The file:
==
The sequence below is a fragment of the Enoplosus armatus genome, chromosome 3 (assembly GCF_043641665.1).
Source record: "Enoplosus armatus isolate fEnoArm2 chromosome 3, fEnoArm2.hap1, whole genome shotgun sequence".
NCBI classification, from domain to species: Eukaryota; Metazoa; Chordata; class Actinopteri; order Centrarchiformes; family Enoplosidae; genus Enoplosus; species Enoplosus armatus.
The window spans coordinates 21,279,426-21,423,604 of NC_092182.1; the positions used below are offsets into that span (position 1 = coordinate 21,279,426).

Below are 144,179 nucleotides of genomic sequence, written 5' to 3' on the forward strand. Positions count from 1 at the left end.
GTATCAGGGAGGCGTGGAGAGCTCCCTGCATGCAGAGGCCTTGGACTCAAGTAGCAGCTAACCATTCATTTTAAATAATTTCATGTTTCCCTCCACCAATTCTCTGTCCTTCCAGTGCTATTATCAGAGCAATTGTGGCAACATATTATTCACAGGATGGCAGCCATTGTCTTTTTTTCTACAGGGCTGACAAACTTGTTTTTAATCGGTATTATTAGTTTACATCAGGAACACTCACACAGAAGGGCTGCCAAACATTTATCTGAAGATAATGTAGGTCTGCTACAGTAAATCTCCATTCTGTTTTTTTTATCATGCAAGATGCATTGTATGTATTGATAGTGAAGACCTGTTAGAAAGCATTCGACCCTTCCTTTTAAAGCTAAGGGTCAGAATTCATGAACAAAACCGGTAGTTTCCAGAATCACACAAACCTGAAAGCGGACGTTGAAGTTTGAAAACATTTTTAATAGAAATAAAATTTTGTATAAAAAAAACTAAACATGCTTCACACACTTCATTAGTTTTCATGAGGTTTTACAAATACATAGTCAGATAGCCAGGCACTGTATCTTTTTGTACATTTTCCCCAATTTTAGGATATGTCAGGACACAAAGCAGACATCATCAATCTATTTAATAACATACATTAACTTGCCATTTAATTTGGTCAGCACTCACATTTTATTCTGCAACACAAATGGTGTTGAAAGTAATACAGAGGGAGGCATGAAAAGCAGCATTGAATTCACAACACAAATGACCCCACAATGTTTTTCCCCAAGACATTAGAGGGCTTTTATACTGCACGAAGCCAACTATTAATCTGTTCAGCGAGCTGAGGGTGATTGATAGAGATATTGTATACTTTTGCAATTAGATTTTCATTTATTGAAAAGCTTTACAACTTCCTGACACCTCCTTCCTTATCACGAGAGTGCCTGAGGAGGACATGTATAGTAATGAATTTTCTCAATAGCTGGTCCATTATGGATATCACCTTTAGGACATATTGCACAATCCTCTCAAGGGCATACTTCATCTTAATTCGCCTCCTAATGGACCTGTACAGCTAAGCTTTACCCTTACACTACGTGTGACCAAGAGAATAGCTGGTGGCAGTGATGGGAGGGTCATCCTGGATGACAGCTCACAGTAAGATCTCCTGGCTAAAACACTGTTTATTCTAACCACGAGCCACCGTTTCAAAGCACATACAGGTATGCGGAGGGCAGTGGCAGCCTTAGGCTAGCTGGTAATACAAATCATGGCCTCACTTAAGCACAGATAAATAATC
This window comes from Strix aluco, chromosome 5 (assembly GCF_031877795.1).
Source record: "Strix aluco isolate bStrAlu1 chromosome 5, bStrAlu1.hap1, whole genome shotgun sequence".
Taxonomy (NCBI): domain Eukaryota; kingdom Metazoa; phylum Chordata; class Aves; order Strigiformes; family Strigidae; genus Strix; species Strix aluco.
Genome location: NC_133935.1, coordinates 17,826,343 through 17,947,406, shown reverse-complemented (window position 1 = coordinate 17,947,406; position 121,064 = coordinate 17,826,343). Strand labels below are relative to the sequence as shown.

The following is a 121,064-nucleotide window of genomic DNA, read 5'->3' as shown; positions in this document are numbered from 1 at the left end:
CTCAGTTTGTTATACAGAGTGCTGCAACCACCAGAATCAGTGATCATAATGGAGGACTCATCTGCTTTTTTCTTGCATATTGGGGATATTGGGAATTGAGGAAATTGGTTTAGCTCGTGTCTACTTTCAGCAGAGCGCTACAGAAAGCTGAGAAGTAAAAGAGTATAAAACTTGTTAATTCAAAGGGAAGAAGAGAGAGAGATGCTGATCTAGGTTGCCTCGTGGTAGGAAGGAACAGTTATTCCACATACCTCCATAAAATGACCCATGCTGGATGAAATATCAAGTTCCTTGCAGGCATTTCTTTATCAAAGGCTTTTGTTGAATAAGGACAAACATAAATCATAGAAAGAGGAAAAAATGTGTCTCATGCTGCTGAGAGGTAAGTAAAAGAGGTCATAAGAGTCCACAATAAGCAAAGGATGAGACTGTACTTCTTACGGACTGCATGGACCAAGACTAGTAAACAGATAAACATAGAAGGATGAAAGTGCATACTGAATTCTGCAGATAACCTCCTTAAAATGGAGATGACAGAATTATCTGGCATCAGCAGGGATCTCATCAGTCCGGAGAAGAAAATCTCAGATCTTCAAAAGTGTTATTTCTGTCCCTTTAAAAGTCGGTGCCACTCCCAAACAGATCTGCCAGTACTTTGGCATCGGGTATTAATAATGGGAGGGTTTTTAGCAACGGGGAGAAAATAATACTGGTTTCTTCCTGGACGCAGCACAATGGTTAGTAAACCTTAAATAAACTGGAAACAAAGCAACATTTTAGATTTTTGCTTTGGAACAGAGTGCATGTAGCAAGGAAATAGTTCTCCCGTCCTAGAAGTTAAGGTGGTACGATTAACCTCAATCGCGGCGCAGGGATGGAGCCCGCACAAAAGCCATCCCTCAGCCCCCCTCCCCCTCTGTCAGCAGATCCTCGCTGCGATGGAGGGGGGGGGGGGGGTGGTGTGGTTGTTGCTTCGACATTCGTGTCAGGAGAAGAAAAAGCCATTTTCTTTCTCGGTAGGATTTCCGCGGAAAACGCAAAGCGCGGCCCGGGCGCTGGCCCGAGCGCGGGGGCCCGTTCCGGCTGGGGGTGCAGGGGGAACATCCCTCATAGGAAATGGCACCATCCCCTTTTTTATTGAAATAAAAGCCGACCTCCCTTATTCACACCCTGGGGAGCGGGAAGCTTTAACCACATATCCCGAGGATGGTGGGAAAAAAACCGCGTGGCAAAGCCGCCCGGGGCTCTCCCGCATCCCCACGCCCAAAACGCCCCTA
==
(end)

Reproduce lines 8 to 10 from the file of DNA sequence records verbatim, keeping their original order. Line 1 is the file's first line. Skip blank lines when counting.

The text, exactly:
Source record: "Strix aluco isolate bStrAlu1 chromosome 5, bStrAlu1.hap1, whole genome shotgun sequence".
Taxonomy (NCBI): domain Eukaryota; kingdom Metazoa; phylum Chordata; class Aves; order Strigiformes; family Strigidae; genus Strix; species Strix aluco.
Genome location: NC_133935.1, coordinates 17,826,343 through 17,947,406, shown reverse-complemented (window position 1 = coordinate 17,947,406; position 121,064 = coordinate 17,826,343). Strand labels below are relative to the sequence as shown.